The Mets visit a firehouse every year on or around Sept. 11, depending on their schedule. They alternate firehouses around the city, and Tuesday circled back to the Queens house that jumped right into the fray a little more than 14 years ago, losing eight members in the process.
"Unfortunately, we have a lot of plaques," said Milner, now retired from the department, as he showed the Mets' contingent an in-house memorial to Rescue Company 4's fallen members.
Milner is revered at Rescue Company 4 for a decorated FDNY career that spanned more than two decades. He was the senior man -- firehouse vernacular for its most experienced firefighter -- on Sept. 11 and also worked the infamous Father's Day fire that claimed three lives three months prior. For each plaque, he described to the visitors an anecdote about the men with whom he once worked.
"When this house is long gone, they'll put these plaques back up in the next house that stands here," said FDNY commissioner Dan Nigro, who was on hand as well.
The four-man Mets party consisted of Cuddyer, Matz, Daniel Murphy and Bobby Parnell, one of the longest-tenured Mets and the son of a North Carolina fire chief. Matz, who grew up in Suffolk County on Long Island, talked about the respect he has for New York City firefighters.
"A lot of these guys are from right around where I'm from," Matz said "Looking at this memorial, it really puts it into perspective."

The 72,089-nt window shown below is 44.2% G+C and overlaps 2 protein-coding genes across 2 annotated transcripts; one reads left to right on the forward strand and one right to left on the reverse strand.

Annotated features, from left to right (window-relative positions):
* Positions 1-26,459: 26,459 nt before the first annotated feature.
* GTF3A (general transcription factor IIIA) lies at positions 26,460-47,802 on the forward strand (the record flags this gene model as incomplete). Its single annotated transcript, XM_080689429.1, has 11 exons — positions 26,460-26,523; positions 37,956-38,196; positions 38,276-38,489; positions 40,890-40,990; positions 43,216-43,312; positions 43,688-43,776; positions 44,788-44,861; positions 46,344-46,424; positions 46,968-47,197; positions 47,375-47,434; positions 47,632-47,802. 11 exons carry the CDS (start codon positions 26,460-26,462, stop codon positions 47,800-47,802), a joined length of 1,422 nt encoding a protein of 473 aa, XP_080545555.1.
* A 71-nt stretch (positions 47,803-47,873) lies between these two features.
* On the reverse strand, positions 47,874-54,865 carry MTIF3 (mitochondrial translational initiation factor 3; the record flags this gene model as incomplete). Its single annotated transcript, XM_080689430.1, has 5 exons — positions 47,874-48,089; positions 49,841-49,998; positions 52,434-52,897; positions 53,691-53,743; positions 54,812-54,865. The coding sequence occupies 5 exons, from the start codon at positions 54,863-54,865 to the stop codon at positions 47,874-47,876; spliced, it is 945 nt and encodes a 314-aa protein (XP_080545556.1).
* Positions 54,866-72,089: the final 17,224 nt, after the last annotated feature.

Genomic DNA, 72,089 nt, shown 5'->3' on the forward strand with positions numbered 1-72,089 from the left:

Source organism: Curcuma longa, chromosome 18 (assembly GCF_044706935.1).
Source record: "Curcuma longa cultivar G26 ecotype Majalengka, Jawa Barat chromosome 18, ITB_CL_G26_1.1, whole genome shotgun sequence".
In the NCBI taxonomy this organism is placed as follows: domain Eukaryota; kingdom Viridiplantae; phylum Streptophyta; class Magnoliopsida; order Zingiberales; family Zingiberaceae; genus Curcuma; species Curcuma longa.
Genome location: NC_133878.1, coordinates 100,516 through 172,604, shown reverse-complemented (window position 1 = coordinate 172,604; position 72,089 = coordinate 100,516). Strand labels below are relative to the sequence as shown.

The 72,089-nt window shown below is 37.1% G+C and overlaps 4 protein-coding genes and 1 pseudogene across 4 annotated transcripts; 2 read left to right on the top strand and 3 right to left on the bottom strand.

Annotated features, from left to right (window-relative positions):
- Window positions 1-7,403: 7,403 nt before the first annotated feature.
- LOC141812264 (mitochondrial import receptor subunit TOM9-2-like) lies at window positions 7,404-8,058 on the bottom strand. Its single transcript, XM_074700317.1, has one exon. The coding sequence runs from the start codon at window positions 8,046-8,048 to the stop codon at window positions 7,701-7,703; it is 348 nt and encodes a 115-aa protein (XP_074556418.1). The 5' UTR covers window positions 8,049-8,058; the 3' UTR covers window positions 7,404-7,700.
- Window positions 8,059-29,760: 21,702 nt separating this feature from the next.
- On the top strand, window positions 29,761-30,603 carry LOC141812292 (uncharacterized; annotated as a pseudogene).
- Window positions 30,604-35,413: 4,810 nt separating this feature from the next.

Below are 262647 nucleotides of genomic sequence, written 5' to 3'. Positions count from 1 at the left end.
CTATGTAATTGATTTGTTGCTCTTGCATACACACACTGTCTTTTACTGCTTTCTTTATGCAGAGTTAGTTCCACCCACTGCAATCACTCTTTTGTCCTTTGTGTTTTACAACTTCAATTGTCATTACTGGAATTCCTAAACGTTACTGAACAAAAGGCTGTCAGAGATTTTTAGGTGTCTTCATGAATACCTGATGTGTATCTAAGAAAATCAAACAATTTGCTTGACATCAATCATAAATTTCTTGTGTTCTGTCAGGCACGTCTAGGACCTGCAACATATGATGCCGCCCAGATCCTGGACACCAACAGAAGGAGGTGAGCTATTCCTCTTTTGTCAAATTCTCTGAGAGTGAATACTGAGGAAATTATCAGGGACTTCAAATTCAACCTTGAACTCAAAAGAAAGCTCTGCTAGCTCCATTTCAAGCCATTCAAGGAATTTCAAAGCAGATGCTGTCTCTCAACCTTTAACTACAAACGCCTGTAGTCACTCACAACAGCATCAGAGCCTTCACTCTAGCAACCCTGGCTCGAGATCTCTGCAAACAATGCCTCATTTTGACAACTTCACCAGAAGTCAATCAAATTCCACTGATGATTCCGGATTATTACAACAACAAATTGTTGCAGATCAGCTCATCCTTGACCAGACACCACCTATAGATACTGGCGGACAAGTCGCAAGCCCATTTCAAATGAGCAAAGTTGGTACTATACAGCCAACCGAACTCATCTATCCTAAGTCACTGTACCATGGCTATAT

Cuddyer was born in Virginia and lived much of his adult life in Minnesota. But chance landed him in Connecticut, on Sept. 11, 2001. Just 12 days later, he made his Major League debut on a day that was supposed to be one of the happiest of his life.
"Instead it was bittersweet," Cuddyer said. "You want to be happy, but at the same time you know what's on everyone's minds.
"Being here brings me back to that day. I wasn't in New York City, but I was close. To try to visualize what this firehouse went through on that day is unimaginable. And then to help the city recover 14 years later, it's still unimaginable."
Just as the Mets arrived in Woodside, several firefighters darted out of the Rescue Company 4 house, into siren-spinning trucks, and sped away to a local commercial fire.
"We're just ballplayers," Cuddyer said. "The true heroes are the ones who give their lives for the benefit of others."